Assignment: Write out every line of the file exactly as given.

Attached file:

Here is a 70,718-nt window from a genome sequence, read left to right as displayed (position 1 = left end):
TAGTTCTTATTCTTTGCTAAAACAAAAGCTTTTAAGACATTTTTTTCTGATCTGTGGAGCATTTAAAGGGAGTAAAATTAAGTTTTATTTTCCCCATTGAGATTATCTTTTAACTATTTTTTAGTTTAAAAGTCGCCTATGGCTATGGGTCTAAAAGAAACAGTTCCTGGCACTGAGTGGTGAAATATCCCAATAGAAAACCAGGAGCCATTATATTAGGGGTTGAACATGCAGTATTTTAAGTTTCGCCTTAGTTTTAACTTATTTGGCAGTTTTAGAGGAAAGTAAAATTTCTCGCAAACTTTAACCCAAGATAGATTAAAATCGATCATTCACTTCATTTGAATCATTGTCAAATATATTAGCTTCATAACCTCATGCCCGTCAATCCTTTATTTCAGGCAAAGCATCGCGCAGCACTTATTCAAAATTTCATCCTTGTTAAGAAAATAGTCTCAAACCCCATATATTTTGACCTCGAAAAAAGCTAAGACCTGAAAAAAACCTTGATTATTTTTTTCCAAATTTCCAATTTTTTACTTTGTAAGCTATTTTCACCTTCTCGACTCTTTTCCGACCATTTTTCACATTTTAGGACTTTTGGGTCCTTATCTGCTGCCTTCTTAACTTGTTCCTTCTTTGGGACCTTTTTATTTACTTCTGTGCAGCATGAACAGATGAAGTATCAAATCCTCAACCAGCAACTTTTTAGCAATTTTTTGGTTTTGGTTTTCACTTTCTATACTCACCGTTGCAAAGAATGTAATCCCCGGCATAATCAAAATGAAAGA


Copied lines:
Here is a 70,718-nt window from a genome sequence, read left to right as displayed (position 1 = left end):
TAGTTCTTATTCTTTGCTAAAACAAAAGCTTTTAAGACATTTTTTTCTGATCTGTGGAGCATTTAAAGGGAGTAAAATTAAGTTTTATTTTCCCCATTGAGATTATCTTTTAACTATTTTTTAGTTTAAAAGTCGCCTATGGCTATGGGTCTAAAAGAAACAGTTCCTGGCACTGAGTGGTGAAATATCCCAATAGAAAACCAGGAGCCATTATATTAGGGGTTGAACATGCAGTATTTTAAGTTTCGCCTTAGTTTTAACTTATTTGGCAGTTTTAGAGGAAAGTAAAATTTCTCGCAAACTTTAACCCAAGATAGATTAAAATCGATCATTCACTTCATTTGAATCATTGTCAAATATATTAGCTTCATAACCTCATGCCCGTCAATCCTTTATTTCAGGCAAAGCATCGCGCAGCACTTATTCAAAATTTCATCCTTGTTAAGAAAATAGTCTCAAACCCCATATATTTTGACCTCGAAAAAAGCTAAGACCTGAAAAAAACCTTGATTATTTTTTTCCAAATTTCCAATTTTTTACTTTGTAAGCTATTTTCACCTTCTCGACTCTTTTCCGACCATTTTTCACATTTTAGGACTTTTGGGTCCTTATCTGCTGCCTTCTTAACTTGTTCCTTCTTTGGGACCTTTTTATTTACTTCTGTGCAGCATGAACAGATGAAGTATCAAATCCTCAACCAGCAACTTTTTAGCAATTTTTTGGTTTTGGTTTTCACTTTCTATACTCACCGTTGCAAAGAATGTAATCCCCGGCATAATCAAAATGAAAGA